The biggest change came in his home run to fly ball ratio. Part of the explanation for Abreu’s league-leading slugging percentage in 2014 is that over a quarter of the fly balls he hit cleared the fence. Rather than enjoying that same fortune in 2015, his HR/FB fell to 19.7%, much closer to the league average, which typically resides in the 11-14% range.
Lewis has also punched above his weight in the HR/FB ratio. A truly impossible 40.0% mark in September 2019 crashed down to the warning track in 2020, but even then, 22 percent of Lewis’ fly balls were going for home runs. Given his average exit velocity (88.3 MPH), which was nearly identical to the league average (88.4), we should not expect Lewis to continue hitting 22 percent of his fly balls over the wall.
With players like Fernando Tatís Jr. and Christian Yelich, both of whom were top three in average exit velocity, their HR/FB’s of 29.3 and 32.4 percent, respectively, make way more sense. Hit the ball hard, it will go far. Lewis was basically saving his big exit velos for home runs, ensuring that they’d both land in the seats and sound very loud. Remember the 104 MPH shot at Dodger Stadium, the 106 MPH blast off Yusmeiro Petit, or the famous 110 mile-per-hour rocket against Justin Verlander?
Statcast has Lewis in the 40th percentile of exit velocity, which is not likely to dramatically change overnight. The enormous HR/FB ratio assuredly will, though, which means the predictable declines in slugging percentage and wRC+ that have doomed past Rookies of the Year are probably coming too. With more scouting reports on Lewis, we’re likely to see opponents change their approach as well. Lewis killed breaking pitches last season while struggling with fastballs at times. His decreased production down the stretch coincided with seeing a decrease in breaking stuff.
That little blue dot at the end of 2019, when Lewis was raining knives on everyone, shows that he was seeing breaking pitches over 30 percent of the time. Conversely, at the end of 2020, when was much easier to get out, that number was down beneath 20 percent. Here’s his offensive numbers from the tail end of 2019 – when pitchers were still feeding him curveballs – versus the tail end of 2020, when they realized that was a bad idea.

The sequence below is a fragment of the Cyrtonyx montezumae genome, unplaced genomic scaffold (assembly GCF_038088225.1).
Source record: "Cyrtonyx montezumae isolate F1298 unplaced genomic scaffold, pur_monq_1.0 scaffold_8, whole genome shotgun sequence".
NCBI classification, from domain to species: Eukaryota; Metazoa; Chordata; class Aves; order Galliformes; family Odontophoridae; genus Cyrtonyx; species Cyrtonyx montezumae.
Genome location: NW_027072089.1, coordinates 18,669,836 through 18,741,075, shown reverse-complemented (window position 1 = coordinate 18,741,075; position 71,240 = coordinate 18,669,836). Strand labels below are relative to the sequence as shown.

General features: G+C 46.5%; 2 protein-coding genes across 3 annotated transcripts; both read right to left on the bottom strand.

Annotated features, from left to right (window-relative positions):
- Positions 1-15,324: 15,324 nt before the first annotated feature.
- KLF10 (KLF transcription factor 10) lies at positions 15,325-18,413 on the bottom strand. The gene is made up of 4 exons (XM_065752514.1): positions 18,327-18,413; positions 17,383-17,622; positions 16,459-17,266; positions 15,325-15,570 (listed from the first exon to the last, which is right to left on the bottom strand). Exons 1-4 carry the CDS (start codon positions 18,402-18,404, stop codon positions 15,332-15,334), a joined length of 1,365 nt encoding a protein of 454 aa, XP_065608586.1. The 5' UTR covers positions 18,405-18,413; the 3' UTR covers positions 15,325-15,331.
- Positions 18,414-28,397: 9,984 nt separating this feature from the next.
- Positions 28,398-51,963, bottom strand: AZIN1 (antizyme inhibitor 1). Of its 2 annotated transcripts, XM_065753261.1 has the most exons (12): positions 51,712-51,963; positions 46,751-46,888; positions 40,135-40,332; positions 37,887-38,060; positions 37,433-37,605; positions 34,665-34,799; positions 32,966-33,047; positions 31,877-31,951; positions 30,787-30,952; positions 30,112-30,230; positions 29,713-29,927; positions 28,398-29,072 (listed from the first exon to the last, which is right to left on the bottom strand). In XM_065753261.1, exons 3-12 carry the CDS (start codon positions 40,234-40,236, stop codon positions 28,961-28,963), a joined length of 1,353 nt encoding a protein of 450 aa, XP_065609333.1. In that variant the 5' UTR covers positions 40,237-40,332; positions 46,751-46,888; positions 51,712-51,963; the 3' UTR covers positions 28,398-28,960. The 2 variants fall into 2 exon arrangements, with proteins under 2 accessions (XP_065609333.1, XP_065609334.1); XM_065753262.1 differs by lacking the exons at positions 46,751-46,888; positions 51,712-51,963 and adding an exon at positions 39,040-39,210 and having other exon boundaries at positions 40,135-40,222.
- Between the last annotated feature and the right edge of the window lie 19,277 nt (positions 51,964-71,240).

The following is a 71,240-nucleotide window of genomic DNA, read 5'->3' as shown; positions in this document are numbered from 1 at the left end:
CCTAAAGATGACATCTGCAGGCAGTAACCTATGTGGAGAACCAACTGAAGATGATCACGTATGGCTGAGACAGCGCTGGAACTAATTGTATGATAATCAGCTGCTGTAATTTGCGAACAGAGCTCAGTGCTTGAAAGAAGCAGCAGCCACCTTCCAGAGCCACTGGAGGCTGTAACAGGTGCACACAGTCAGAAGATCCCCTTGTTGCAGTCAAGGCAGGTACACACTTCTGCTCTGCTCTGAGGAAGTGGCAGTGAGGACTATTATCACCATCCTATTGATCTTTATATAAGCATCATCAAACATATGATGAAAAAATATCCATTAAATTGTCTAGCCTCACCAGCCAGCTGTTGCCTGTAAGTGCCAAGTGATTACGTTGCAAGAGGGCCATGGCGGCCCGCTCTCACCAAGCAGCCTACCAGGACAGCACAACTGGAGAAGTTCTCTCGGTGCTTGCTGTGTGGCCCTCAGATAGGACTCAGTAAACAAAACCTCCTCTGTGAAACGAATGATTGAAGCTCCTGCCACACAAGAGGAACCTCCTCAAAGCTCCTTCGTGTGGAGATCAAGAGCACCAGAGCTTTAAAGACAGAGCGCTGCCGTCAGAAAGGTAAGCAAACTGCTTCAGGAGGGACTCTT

Kyle Lewis down the stretch
|Month||Breaking Ball %||AVG||OBP||SLG||wRC+||wOBA||OPS+|
|Month||Breaking Ball %||AVG||OBP||SLG||wRC+||wOBA||OPS+|
One thing that hampered Judge and Ohtani in their second seasons, and were partially responsible for their reduced slugging percentages, were groundballs. Specifically, hitting way too many of them. As a god-like rookie, Judge wisely looked at his physique and decided hitting the ball skyward would do him well. 2017 Judge had a 34.9% groundball rate and a 43.2% flyball rate. Those numbers basically swapped places in his less productive 2018, when he rocked a 41.7% groundball rate and 35.0% flyball. Same thing for Ohtani, who won Rookie of the Year by launching stuff into the air 32.9% of the time, but regressed the next year as that plummeted to 24.5% and his groundball percentage was north of 49 percent.
Lewis was basically league average in both grounders and fly balls last year. With his sprint speed – which Baseball Savant has in the 76th percentile of all MLB players – balls on the ground can absolutely become hits. But as we’ve seen with each of the last five AL Rookies of the Year, it’s hard to pack the same punch from year one to year two, and groundballs are not a path to higher slugging percentages. If anything, Lewis may want to try hitting even fewer groundballs, despite enjoying such a good summer while hitting them at a league average clip. The recipe for success calls for heaps of fly balls and line drives, especially if Lewis’ fly balls keep hitting triple digits on the exit velocity gun. He also went to the opposite field more than the average bear, something that would be a welcome tradition and potentially create more of the extra base hits that so strangely alluded him.
The elasticity shown by Rookies of the Year between their first and second seasons is well-documented. Sometimes, as in José Abreu’s case, the sophomore slump comes from wildly unsustainable numbers creeping back down to earth. For Shohei Ohtani and Aaron Judge, the launch pads in their bats malfunctioned and started sending everything into the infield dirt.
Kyle Lewis could certainly run into these same problems in 2021. But his encouraging skillset, and a keen plate discipline that we didn’t even mention, should be strong enough foundation to prevent a complete collapse. The amount of breaking pitches he gets, the angle of his bat and subsequent direction of his hits (and how hard those hits go) will likely define the youngster’s season.